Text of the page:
From participants to partners: reconceptualising authentic patient engagement roles in youth mental health research

25 January, 2023

Citation, summary and comment from me below.

CITATION: From participants to partners: reconceptualising authentic patient engagement roles in youth mental health research

Matthew Prebeg et al.

Personal view| volume 10, issue 2, p139-145, february 2023

Published:December 08, 2022 DOI:

SUMMARY: The value of involving people with lived experience in the research process (ie, patient engagement) is increasingly being recognised within youth mental health research. The wide-reaching benefits of patient engagement have been documented in the literature, including the empowerment of patients, improvement of research outcomes, and increased relevance of research findings. Although various models exist to guide patient engagement, there are key concepts that deserve exploration to ensure the authentic implementation of these models and development of patient roles. Our Personal View aims to: identify and discuss barriers to patient engagement roles in the context of youth mental health research; consider how key concepts of relational empowerment, fluidity, and flexibility can address some of these barriers; and provide tangible recommendations for implementing authentic patient engagement throughout the research process.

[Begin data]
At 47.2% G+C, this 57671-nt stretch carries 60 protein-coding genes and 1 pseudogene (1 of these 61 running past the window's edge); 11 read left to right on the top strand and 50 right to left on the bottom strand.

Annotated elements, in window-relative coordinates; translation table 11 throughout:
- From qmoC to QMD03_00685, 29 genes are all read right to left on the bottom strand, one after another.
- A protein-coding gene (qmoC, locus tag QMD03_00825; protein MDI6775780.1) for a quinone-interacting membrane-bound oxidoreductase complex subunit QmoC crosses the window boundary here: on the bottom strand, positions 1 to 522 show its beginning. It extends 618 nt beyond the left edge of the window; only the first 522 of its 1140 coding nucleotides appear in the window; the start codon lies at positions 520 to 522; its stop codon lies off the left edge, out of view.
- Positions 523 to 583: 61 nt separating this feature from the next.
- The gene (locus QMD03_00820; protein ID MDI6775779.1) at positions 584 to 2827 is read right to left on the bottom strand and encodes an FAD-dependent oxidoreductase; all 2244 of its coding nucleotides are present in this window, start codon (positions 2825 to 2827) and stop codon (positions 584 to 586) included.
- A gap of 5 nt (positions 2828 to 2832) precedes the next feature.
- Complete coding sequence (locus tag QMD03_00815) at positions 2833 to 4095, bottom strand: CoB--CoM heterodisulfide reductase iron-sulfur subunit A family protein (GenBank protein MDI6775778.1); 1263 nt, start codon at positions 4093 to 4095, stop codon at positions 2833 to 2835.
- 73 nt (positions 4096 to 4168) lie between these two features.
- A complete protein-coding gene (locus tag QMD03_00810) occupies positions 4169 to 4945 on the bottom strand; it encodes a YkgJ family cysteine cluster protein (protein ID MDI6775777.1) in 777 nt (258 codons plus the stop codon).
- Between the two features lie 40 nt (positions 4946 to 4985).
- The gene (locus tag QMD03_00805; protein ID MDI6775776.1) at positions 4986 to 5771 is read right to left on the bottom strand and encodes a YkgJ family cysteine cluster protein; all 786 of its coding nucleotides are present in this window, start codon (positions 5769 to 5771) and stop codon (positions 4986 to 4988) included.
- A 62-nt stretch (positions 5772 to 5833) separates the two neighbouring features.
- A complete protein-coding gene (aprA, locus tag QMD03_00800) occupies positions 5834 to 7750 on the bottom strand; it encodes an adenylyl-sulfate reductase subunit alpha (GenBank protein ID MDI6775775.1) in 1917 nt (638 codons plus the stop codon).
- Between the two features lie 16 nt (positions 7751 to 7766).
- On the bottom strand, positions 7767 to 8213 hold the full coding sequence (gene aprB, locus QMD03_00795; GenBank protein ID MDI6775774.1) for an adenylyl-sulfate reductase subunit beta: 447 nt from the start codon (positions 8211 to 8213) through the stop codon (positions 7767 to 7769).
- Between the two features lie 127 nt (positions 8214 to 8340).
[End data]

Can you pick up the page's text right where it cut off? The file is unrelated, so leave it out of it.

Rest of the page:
1. Patient (citizen) engagement is neeeded not only in mental health research, but in most if not all types of research. And patient engeagement has a roll in all components of the global halthcare information system: (generating, publishing, synthesising, packaging finding and applying evidence).

2. In addition to conventional technical groups, communities of practice (of which HIFA is one of many examples) is a communication approach that can give voice to all as equal 'partners'

3. Patient representation on HIFA is high (100% of us are patients) but specific advocacy on behalf of patients is relatively lacking - we would greatly welcome more patient representatives and activists. I'm sure we have a few members of the INterantaional Association of Patient Organisations among our members. I am sure there there is scope for increased linkages with them and with specialised patient associations.

Dr Neil Pakenham-Walsh, HIFA Coordinator

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